Photography Class: Week 4

28 April 2012

I finished up my final week of photography class although the virtual classroom will be left open for a couple more weeks so that we can decompress.   As of right now, there are 10,062 posts in the classroom!  Don didn't this we would break the previous record from the last class of 10,000.  This is from 30 students, teacher, and assistants.  It was a pretty active and involved group of students.  This class has changed how I shoot and I will never look at photography the same way again.

This week we used all that we've learned in the past 3 weeks and added some new compositional elements to our toolkit.  Our goal this week was to look through past photographs and find images that meet the compositional criteria and edit them in a new light, getting rid of distractions etc.    Looking back through my photographs was a little depressing because now I see all the faults.  It was a tough pill to swallow and a hard week to get through.


Here are my images from the week.  sooc = straight out of camera (no edits)



cr reflection sooc


My edit.  The hardest part was 'stretching' the canvas to create more negative space on the left side.


cr reflection edit


Bowling sooc:


bowling sooc


Bowling After:


bowling after


Chelsea sooc:


chelsea chair sooc


Chelsea After:


chelsea chair color


I was starting to run out of "good" images to edit and another student posted something about Barcelona and I remembered this image.  This is a good example of having "framed" the image and leading your eye from left to right up the path.  The arrow doesn't hurt.


door sooc


door bw


I was pretty much "done" with all my previous images and was hitting a real creative block.  Quinn and I were having fun blowing up water balloons on the front porch and this shot came to mind.  I think it reflects my sad feelings about the day and my happy go lucky 4 year old.   This was my submission for critique.

sooc:


walking out sooc


my submitted image:


walking out


The instructors critique which just made my day.  This kind of image really isn't my normal style but I'm happy that I was able to create an image with some real depth and meaning.


Amy, this is heartwarming and heartbreaking all at once. It's a beautiful, incredibly emotional image. The handholding and the way he's looking up at you ... oh, it just makes me heart want to burst!! Description: http://www.clickinmoms.com/forums/images/smilies/heartpump.gif Once I get past the immediate emotional connection between the two of you here, the most interesting part of the image is the stance of each of you. He's holding onto your hand, and he's looking at you with adoration and trust and a clear need to have the physical connection ... but look at the feet. You are grounded. You don't even appear to be moving forward -- perhaps it's a cautious stance, perhaps it is that everything is a bit more deliberate. But look at his feet -- one foot up, ready to go ... it's almost like he's guiding you out. He's not bouncing out the door, pulling you along -- there's still a gentleness in his stance, but he's gently prodding you forward, too. It also brings in the reflections/shadows ... there's the break between the child and his -- yours is completely continuous. I am guess since this is a SP that that positioning and snapping at that exact moment wasn't deliberate, but oh what a story you captured. Description: http://www.clickinmoms.com/forums/images/smilies/heartpump.gif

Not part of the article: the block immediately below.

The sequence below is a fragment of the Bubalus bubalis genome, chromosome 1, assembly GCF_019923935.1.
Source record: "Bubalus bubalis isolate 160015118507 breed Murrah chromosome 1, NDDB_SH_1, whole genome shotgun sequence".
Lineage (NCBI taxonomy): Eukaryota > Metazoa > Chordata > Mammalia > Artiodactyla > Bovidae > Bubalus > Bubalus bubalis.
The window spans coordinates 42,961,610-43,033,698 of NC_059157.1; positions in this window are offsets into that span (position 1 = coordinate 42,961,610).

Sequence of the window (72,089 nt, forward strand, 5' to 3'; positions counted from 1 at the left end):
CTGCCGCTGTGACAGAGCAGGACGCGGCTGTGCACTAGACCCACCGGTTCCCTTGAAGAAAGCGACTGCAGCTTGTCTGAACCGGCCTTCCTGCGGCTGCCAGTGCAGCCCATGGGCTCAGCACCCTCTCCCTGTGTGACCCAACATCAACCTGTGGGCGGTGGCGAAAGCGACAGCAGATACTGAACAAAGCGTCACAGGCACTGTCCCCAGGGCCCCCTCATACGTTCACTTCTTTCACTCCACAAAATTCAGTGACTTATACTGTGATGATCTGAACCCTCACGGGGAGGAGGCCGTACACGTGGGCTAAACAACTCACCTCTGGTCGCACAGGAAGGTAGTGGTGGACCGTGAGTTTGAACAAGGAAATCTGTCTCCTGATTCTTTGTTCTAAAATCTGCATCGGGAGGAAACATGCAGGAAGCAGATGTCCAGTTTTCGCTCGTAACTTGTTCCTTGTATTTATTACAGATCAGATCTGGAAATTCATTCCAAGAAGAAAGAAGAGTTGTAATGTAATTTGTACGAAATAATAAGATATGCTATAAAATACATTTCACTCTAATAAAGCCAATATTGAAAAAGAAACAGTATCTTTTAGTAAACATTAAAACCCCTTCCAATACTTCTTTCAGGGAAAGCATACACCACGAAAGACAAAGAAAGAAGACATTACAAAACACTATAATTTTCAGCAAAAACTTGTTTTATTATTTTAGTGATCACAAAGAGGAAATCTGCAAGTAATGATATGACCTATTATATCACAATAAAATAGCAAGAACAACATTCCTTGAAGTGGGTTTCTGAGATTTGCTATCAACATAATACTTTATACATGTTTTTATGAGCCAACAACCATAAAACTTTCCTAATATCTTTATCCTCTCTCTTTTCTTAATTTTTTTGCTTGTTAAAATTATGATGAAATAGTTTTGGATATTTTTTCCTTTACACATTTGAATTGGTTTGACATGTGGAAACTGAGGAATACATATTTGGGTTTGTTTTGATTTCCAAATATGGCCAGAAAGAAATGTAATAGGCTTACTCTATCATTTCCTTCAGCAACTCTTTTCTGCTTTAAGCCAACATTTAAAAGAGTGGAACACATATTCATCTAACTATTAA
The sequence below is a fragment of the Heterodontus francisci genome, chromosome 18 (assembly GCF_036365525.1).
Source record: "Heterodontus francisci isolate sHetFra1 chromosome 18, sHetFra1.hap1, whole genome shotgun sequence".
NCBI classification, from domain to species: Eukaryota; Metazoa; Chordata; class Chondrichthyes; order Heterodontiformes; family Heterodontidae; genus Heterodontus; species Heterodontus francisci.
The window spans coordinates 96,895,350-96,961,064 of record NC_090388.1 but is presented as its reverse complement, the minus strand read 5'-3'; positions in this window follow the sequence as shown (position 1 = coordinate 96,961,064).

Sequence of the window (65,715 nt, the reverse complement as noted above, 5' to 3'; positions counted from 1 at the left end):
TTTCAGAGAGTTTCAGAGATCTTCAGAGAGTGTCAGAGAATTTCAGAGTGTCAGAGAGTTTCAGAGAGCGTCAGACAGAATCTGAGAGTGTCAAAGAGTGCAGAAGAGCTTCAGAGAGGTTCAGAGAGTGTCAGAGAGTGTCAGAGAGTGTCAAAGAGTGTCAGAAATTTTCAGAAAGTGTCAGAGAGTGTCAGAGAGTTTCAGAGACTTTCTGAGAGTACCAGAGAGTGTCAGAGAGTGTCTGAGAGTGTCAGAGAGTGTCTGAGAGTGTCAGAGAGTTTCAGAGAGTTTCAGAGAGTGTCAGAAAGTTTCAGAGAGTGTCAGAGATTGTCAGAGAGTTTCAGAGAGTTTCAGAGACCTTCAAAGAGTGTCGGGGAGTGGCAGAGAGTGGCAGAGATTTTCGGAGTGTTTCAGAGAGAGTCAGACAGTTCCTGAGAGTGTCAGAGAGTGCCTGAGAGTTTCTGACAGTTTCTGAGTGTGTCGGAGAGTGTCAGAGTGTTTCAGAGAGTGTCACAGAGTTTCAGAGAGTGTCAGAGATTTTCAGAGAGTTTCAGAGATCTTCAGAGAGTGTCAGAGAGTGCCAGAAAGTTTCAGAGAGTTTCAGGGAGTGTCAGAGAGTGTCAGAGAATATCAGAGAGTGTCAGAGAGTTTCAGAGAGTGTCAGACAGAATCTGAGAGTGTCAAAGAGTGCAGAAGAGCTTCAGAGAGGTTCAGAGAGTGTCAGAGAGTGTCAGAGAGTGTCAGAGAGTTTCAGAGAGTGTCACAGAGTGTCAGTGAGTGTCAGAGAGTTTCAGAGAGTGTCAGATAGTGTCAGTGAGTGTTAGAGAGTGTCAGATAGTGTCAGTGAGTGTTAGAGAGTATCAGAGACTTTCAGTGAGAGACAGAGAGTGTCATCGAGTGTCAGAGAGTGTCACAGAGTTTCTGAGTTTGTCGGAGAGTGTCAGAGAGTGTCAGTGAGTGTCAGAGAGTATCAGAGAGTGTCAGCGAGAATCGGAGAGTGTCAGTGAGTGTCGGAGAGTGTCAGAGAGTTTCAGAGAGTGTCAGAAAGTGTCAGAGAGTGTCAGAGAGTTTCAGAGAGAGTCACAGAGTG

I like your crop because of the simplification of it -- and standing alone, I wouldn't have any reason to ask for more ... but the pullback is still very clean and nicely composed ... and (now that I've seen it) I actually prefer the complexity of that ... the various paths here. We don't really know where you and your son are headed because of the blown out door (which was a good choice, though I wish it was about 1/3 stop more deeply exposed just to preserve his face a little more), but in your pullback, there is a trio of doors, two closed, one open ... lots of metaphors to be found in that ... plus four directions from which the subjects may have come ... left, right, behind the camera, down the stairs ... and there's an uncertainty as to whether they've been journeying together completely or whether they converged at the door and opted to go it together from there (a scenario which I quite like). The composition is strong, and the scan paths are not so very different (for me, in your final -- lead in to door, child, hands up to you, down to the reflections, back to the child, and cyclical from there; in your SOOC -- come in at the banister, up along the reflections, door, child, hands, you, and back around ... but once we make that first scan, there's a lot more to explore -- none of it distracting). All you'd need to do is convert and clone out a light switch and an outlet cover (btw, my edit was a simple conversion as a point of reference -- yours is much more polished .... I love that you deepened those shadowy reflections): 


And my final image based on her critique.











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